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‘ [479] this movement, and get the forks of the road at J. M. Brooks before the enemy, so as to open the road to R. Boisseau. The enemy will probably retire towards the Five Forks, that being the direction of their main attack this day. Don't encumber yourself with anything that will impede your progress or prevent your moving in any direction across the country. Let me know when Griffin starts, and when you start. Acknowledge receipt.’

But Warren, as usual, was behindhand. He had many difficulties, doubtless, in the way of darkness, unfamiliar country, bad roads, tired and sleepy soldiers, but, above all, in the lack in his own nature of that intense, aggressive energy which overcomes just such difficulties.1 He was worried and confused

1 ‘Let us suppose the two divisions that General Grant directed to be moved by J. Boisseau's were expected to reach General Sheridan by midnight. The order which I received was written by General Meade, 10.15 P. M., five minutes after General Grant's to General Sheridan. It reached me 10.50 P. M., thirty-five minutes after being written. Supposing all possible dispatch used, twenty minutes at least would be required for me to make the necessary arrangements; twenty more would be required to carry my order to the divisions; twenty more minutes for them to transmit them to the brigades; and forty minutes at least for the troops to get ready to move; for it must be remembered that no bugles or drums could be used to sound calls or arouse the men. No general could make plans based on greater rapidity of execution than here allowed, and our experience rarely realized it on the most favorable occasions, while this was one of the least so. Summing up this interval of time, we have two hours to add to the time of General Grant's writing to General Sheridan. I venture to say it took nearly this time for the note itself to reach General Sheridan. Adding these two hours would make it at least twelve o'clock before my two divisions could move. They then had four miles to traverse, taking the White Oak road before reaching the crossing of Gravelly run, which would occupy till two A. M. They had then to strike the rear of the enemy opposed to General Sheridan. . . . To join General Sheridan by midnight, on this route, I finally had to capture or destroy whatever of this force was between me and General Sheridan. Any expectations more unreasonable could not have been formed.’—Warren's Report.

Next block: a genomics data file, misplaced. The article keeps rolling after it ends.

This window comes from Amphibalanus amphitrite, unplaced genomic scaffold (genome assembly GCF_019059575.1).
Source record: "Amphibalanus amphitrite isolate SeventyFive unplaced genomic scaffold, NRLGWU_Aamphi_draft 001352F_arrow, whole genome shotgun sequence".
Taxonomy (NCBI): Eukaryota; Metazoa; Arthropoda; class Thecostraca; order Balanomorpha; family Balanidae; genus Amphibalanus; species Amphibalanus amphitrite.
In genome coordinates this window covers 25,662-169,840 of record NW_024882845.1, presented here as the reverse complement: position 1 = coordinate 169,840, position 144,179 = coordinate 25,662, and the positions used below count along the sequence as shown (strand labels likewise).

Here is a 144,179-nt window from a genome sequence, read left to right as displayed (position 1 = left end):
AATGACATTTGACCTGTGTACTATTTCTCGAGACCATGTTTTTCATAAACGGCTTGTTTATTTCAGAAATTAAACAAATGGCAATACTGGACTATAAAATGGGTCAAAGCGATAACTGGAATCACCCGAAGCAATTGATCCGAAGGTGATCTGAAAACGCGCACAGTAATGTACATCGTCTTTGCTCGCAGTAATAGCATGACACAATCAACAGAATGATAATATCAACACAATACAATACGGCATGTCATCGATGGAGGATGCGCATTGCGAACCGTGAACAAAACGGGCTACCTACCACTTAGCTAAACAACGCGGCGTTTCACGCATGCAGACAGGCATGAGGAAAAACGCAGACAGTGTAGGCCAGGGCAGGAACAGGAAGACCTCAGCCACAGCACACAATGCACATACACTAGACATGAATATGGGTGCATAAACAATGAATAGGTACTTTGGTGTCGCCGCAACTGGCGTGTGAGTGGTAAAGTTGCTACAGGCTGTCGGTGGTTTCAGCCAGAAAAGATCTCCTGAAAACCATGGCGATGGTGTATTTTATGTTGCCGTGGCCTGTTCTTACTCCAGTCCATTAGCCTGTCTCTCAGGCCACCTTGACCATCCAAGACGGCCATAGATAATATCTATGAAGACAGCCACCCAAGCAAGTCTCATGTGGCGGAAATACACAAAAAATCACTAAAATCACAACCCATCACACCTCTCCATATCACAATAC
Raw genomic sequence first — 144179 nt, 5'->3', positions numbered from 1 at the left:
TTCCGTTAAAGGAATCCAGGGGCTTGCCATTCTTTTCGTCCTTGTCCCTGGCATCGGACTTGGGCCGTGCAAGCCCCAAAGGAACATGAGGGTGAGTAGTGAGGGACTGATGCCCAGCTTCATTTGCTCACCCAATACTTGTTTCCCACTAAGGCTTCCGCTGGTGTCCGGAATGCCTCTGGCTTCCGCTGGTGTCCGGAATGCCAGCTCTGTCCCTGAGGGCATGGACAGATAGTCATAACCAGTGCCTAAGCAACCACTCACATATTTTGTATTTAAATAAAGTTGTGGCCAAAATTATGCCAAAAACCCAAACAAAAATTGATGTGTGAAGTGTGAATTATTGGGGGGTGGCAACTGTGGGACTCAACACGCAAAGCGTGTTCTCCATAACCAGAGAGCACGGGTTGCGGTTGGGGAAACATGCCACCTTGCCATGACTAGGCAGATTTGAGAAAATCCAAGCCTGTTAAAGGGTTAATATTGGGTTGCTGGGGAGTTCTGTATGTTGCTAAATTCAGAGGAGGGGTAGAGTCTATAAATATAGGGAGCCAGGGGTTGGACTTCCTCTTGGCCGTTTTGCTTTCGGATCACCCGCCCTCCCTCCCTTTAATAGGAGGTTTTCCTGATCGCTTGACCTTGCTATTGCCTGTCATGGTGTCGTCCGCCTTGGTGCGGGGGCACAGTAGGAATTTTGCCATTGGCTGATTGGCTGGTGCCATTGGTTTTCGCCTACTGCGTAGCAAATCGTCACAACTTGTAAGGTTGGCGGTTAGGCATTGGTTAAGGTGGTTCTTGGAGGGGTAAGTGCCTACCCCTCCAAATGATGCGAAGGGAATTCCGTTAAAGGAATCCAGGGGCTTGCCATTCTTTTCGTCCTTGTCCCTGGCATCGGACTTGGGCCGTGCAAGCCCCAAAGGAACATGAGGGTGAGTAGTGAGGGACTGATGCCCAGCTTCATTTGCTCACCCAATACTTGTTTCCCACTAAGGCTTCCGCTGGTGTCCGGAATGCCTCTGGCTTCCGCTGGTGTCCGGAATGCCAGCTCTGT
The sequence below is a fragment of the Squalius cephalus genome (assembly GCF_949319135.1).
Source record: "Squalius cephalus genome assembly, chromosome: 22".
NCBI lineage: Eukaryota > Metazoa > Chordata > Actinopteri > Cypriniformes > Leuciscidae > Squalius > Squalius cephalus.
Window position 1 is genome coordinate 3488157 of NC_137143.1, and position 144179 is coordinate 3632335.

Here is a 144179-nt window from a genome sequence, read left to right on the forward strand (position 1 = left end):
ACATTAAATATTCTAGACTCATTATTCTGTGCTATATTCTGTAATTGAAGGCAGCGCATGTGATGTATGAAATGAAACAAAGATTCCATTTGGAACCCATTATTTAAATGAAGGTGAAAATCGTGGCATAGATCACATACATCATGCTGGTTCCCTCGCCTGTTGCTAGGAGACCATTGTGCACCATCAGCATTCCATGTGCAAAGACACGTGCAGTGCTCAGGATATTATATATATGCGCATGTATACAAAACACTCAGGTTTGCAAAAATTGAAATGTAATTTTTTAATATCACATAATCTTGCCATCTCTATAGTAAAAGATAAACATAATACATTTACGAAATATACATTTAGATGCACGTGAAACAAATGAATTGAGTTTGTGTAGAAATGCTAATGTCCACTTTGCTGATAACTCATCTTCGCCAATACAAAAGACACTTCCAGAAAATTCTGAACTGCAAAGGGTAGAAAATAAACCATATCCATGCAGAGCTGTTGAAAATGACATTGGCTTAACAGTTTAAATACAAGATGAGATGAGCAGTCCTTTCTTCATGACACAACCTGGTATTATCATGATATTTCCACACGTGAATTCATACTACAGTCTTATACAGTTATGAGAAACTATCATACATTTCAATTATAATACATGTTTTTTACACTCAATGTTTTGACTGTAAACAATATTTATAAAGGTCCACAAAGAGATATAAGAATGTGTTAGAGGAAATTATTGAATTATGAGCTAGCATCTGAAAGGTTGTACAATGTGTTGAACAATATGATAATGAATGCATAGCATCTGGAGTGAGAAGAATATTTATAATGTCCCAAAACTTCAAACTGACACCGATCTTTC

No lines could be written which would better explain the reasons of General Warren's failure than his own. Troops have often moved under just such circumstances as he describes, and with just such expedition as Grant demanded. The Fifth corps so moved, again and again, in this very campaign, but under a different commander.

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